top of page

by Tor Ulven

Editorial Note:

These two pieces (originally published in the author's 1991 collection Fortæring: prosastykker) are appearing for the first time in English in a translation by Jordan Barger. In the words of the translator:


Tor Ulven is part of a literary node that includes Jon Fosse, Karl Ove Knausgård, Samuel Beckett and René Char, having directly influenced the former two and having translated the latter two into Norwegian. His eleven books (5 poetry books, 5 prose books and 1 novel) stand as some of the finest in Norwegian literature. We are lucky that he was able to give us so much before his suicide at age 41.


          THE SUDDEN DARKNESS in August never fails to bring me into its melancholy. It surprises me every year. The trees blacken and turn baggy, oil lamps flicker inside the houses, faces circle around them, visible because the curtains are drawn, as if to hold on to the last of the blue-green light coming from over the hill.

          I could tell you what happened to me this summer, but I don't want to. It could be the story of a routine encounter, a crush, perhaps, or, on the contrary, a car accident (a heavily loaded vehicle, fatigue after a long day behind the wheel, a moment of drowsiness) that drastically changed both my life and someone else’s; but no, that’s not it, there’s no story here. Because this should only be about the darkness in August, about how the gray asphalt shines with some black spots from unevaporated rainwater under the streetlamp. What happened to me will remain a mystery to you, in the same way as the contents of the compost heap, there, a corner of the garden I now contemplate, with no idea what is down there, where beetles and larvae bore through the greasy, sticky soil, on their way to or from something we non-larvae will never know. Around the bulb, in the warm glow of the street lamp, a glistening swarm of other insects (their thin bodies and wings against the bulb making shadows, for a short while, like threads or hair attracted by static electricity to clothes), insects that, when autumn begins, cling to life by buzzing in the warm air by the window panes (as if they were an ornament, like a mobile with invisible threads, hung on the wrong side of the glass) until they disappear without anyone noticing.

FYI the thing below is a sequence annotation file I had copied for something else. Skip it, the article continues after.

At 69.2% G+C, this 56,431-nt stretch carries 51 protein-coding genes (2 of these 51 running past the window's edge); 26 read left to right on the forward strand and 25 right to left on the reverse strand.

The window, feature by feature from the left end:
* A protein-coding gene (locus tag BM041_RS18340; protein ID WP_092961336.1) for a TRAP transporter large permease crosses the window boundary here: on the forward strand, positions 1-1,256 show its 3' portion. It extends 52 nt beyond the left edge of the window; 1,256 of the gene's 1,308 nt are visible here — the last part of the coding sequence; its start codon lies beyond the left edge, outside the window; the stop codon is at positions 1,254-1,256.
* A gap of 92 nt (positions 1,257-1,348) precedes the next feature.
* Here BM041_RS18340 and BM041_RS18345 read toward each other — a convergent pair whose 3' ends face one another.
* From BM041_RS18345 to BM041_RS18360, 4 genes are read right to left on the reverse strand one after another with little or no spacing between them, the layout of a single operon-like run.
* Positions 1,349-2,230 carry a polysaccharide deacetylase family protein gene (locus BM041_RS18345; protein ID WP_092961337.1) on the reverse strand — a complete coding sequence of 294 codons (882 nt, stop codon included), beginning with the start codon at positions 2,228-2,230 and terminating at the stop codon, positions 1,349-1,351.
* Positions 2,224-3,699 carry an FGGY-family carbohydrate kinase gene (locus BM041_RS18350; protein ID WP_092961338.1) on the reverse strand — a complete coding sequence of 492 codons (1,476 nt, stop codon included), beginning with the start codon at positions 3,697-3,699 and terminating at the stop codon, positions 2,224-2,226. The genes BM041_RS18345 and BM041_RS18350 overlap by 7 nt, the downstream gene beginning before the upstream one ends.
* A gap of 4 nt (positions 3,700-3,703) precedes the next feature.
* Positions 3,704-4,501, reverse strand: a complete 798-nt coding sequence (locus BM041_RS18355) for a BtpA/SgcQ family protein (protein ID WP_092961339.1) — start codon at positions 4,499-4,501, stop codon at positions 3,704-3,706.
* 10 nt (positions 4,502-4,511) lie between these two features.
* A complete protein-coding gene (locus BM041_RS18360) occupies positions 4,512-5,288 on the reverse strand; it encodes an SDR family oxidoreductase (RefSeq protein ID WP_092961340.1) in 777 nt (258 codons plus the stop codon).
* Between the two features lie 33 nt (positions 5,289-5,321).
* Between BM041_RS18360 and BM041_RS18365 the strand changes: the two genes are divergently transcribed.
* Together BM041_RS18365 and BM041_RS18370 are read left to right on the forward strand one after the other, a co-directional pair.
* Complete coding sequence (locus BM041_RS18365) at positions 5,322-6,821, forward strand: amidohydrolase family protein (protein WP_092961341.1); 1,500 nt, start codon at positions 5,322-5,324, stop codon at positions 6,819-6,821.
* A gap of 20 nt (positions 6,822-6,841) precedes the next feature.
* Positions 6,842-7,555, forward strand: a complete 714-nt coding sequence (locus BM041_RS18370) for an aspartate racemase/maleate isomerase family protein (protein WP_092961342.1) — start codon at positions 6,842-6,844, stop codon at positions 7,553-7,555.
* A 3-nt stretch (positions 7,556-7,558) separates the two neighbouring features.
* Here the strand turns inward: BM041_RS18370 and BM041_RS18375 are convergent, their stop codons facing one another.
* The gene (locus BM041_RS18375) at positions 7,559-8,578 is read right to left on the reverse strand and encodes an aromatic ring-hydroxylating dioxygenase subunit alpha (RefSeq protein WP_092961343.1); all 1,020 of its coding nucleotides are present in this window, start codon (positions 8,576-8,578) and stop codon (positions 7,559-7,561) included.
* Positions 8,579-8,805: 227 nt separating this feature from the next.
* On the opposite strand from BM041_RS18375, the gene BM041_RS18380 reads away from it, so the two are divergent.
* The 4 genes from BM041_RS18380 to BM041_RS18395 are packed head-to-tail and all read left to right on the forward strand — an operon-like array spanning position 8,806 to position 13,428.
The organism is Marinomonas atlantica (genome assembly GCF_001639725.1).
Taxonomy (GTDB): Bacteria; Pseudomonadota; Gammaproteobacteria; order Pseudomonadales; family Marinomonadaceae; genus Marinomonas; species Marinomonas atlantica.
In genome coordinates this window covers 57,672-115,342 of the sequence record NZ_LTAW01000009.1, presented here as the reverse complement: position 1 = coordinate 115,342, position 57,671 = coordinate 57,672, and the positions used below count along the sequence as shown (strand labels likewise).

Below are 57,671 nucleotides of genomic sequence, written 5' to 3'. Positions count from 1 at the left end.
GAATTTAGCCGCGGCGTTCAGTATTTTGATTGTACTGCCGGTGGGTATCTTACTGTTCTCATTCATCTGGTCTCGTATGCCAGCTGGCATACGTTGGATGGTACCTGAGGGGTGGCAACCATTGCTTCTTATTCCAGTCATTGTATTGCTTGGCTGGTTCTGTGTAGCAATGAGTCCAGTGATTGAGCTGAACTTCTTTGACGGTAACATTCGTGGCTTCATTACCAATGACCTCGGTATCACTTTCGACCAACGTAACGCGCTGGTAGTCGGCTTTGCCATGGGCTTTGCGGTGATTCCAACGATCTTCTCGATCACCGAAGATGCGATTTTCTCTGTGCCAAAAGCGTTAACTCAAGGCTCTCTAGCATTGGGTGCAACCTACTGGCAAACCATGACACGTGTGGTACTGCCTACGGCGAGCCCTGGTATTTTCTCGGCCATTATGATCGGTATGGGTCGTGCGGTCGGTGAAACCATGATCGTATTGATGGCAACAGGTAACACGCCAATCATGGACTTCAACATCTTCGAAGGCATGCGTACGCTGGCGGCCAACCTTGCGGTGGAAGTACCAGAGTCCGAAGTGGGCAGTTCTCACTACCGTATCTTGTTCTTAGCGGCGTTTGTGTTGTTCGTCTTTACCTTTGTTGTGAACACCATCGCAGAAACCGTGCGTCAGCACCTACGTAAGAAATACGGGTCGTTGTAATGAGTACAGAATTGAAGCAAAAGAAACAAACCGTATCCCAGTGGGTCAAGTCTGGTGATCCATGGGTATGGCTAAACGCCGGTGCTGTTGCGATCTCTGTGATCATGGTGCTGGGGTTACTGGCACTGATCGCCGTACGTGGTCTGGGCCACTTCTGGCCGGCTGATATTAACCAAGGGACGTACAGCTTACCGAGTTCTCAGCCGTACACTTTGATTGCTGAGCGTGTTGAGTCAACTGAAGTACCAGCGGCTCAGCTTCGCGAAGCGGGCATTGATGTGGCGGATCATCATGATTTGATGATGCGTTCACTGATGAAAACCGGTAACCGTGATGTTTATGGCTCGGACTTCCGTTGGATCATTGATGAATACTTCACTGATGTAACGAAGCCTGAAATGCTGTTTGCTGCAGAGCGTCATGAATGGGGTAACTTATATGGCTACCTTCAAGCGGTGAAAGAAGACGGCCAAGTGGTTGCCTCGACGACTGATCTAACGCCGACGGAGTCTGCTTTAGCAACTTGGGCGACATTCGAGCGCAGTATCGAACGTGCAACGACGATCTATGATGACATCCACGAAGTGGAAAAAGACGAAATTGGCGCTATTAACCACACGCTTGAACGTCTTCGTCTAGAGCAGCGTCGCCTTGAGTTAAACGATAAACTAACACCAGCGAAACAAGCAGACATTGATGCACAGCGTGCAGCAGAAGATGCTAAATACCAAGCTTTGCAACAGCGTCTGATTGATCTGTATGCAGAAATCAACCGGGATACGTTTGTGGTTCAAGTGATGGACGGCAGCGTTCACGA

THE BOUQUET HANGING BY A THREAD above his head, occasionally bobbing in the draft from an open window, no longer has the slightest trace of green. The bundled stems display a dull brown color, a palish bone-yellow, knuckle-like, almost the same shade as the leaves, which are mummified as brittle paper, and have curled inwards like half-open bags, like triangular cornucopia, with symmetrical nerves showing as fine white lines in relief (like fish scales or leafless miniature trees). Even the blooms are mostly drained of color, as if by a slowly dripping leak. Along the wrinkled and twisted edges, you can see a thin strip of concentrated scarlet which, along with the layered circular, lip-like arrangement of petals (not unlike the surface dynamics of a falling droplet), identifies the species (rose); some of the flowers have remnants of a greenish ink-blue, and a shape that resembles the inside of a crushed wasp nest (carnations). And then, what looks like beads of soft frost follows down the stems, tiny gray pom-poms on the leaves and calyxes (hanging upside down), as if small clouds have attached themselves to the bouquet in some naive, fairy-tale way. Dust, floating dust that has attached itself to the mummified hanging flowers, this dust contains a profusion of animal life. These animals have curved carapaces with longitudinal stripes (reminiscent of fingerprints), and jointed, hairy legs they use to crawl over something that (at nine-hundred-and-fifty-times magnification) gives the illusion of being a forest, full of rotting leaves, twigs and plant remains, moss and flowers (or at least flowers in the dust of flowers), a forest in the universe of dust. But the beetle-like mites do not feed on plants or small insects or the like, they eat dandruff and other bits of human skin, studies say. The vast hordes of mites, there must be millions of them in this bit of dust attached to the bouquet, millions that eat and multiply, eat and multiply completely unnoticed, and when they die, they probably do so without fear, not even instinctively. But he does not think about these invisible herds of innumerable mites, nor the existence of mites, as he contemplates the dried flowers hanging from the ceiling; he thinks only of the one who gave them to him (the flowers), on his birthday long ago, roses and carnations, he only sees the dust as a symbol of time, the passage of time, he tries to remember when it was, while the mites incessantly (as he sits there silently looking at the lifeless bouquet with a despondent expression) continue their microscopic life, their hectic excursions around the world of dust, eating and reproducing. These heartless, lungless beings without the remotest concept of past or present emotions, of aging or time, they continue to live in eternity, a dust mite’s eternity, heaven, so to speak, these heavenly hosts.


bottom of page